Planning & Design Practice Ltd are pleased to have secured approval of Reserved Matters for a development of 10 houses in Ashover, after having originally secured the outline planning permission in 2017.
The outline planning permission restricts the approved development on the site to “bungalows” in the description of development, and also by a condition of the permission which states that “the dwellings hereby approved shall be single storey only.”
The design challenge then for this site was to create a scheme of single storey dwellings for this development that looked great and could be built to a high standard by our client who will be building the houses.
The design of the house types was carefully considered as well as the layout, and extensive pre-application discussions took place with North East Derbyshire District Council and also Urban Design at Derbyshire County Council.
The theme chosen for the site, in this edge-of-settlement location, was that of traditional agricultural buildings – in appearance and materials as well as in the courtyard-type layout.
Inspiration came from existing barn conversions and other rural developments that retain an agricultural character to the finished development, which is essential for a semi-rural location such as this. The building materials for the houses includes materials typical of vernacular rural buildings – stone, timber, and plain clay roof tiles (Staffordshire Blue is proposed to be in keeping with many of the traditional buildings in Ashover).
Another constraint to the development includes that the houses are required to meet the Building Regulations M4(3) standard – which is fully wheelchair accessible. This standard is specific in its dimensional requirements for access into the building, spaces in and around doorways for turning, around furniture, access to windows, storage space for wheelchairs, covered entrances, covered parking at wheelchair accessible size, level access, and bathroom dimensions amongst others.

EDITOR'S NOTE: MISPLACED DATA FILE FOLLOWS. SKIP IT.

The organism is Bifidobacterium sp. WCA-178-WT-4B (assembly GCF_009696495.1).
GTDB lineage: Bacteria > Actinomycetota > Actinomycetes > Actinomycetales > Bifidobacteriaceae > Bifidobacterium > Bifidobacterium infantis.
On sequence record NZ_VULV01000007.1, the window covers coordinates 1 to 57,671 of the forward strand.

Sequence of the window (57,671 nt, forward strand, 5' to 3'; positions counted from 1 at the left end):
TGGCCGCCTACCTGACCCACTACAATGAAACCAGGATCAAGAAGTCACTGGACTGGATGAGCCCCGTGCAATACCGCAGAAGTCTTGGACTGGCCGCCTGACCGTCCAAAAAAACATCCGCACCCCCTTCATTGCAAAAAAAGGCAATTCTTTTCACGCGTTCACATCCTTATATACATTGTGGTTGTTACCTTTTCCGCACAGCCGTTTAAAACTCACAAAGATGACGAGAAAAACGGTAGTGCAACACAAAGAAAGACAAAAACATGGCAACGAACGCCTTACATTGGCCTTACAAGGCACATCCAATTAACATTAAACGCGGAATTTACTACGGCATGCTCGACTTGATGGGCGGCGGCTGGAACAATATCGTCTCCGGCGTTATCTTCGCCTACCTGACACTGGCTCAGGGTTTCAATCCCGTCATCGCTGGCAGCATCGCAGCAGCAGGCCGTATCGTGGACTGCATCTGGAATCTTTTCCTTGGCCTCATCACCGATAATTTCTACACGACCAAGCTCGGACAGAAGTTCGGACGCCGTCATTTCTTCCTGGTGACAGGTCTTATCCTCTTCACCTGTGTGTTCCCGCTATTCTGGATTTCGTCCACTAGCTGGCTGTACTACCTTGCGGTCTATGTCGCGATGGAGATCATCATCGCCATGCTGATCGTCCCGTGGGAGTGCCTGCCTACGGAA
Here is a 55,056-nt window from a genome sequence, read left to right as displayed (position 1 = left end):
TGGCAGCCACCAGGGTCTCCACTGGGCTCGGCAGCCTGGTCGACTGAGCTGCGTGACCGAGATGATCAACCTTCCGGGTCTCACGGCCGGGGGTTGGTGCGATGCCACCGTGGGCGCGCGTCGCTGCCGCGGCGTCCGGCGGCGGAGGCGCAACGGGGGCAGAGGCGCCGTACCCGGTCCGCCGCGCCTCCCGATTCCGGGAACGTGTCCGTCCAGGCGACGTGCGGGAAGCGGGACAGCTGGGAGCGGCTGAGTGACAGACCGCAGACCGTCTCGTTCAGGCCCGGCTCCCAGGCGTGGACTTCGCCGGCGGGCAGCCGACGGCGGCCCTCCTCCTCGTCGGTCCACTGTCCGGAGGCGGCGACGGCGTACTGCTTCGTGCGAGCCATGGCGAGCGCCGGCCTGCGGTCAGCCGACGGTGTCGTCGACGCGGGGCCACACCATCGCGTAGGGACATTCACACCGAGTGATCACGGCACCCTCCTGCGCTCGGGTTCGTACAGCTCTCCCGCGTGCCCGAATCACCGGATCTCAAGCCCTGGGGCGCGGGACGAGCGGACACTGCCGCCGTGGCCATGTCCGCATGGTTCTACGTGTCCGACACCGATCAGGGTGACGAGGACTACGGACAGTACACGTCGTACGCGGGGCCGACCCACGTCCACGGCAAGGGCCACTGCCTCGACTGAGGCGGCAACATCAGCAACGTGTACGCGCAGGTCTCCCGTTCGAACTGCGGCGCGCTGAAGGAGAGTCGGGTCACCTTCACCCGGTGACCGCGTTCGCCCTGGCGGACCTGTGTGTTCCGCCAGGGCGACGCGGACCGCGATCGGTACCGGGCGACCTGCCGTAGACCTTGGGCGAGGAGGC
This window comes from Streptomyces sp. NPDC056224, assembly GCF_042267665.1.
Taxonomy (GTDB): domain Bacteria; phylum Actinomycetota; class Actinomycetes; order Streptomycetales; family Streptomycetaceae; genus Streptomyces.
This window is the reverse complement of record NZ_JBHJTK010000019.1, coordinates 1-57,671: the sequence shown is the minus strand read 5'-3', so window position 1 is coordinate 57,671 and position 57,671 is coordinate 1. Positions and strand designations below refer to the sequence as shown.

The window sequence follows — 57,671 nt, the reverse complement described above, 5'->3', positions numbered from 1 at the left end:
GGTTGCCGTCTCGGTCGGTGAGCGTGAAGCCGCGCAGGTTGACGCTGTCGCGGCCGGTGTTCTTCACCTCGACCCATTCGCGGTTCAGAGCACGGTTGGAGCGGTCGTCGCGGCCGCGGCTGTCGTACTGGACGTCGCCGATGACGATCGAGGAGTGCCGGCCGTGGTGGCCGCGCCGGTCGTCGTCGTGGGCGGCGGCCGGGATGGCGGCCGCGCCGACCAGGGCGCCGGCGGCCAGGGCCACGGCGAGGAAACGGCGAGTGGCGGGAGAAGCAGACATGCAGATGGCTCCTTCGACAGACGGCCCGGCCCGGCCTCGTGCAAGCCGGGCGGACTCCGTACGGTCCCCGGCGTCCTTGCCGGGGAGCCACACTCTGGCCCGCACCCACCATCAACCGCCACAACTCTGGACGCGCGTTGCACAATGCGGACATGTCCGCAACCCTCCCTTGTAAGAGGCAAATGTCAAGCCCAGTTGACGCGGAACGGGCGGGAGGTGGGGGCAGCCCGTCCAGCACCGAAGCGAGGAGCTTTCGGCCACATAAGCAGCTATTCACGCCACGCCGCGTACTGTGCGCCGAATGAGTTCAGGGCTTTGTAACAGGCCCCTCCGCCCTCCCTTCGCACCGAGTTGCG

Therefore it was necessary to design the layout for each house type to meet these stringent requirements whilst trying to maintain the generally linear nature of a converted rural building, to fit with the chosen design theme.
The layout of the site seeks to address social isolation and loneliness. The properties will have living areas to the front overlooking a communal open space with land for a communal garden, and residents will become members of a residents association. The properties and layout are designed to encourage social interaction with all properties overlooking the central access road and communal spaces:
The design of the site layout aims to create an informal courtyard feel, to represent the character of a farmyard through the relationship between the buildings. At the same time, consideration had to be given to access for a Bin Lorry, this involved ‘swept path analysis’ to be certain the vehicle could access the site safely and turn around at the end. Given that the permission for the development itself is for wheelchair accessible dwellings it is essential that the Refuse vehicle can access the full extent of the site, as any residents that are less mobile would find it difficult to take wheeled bins to a designated collection point if it were too far from the house.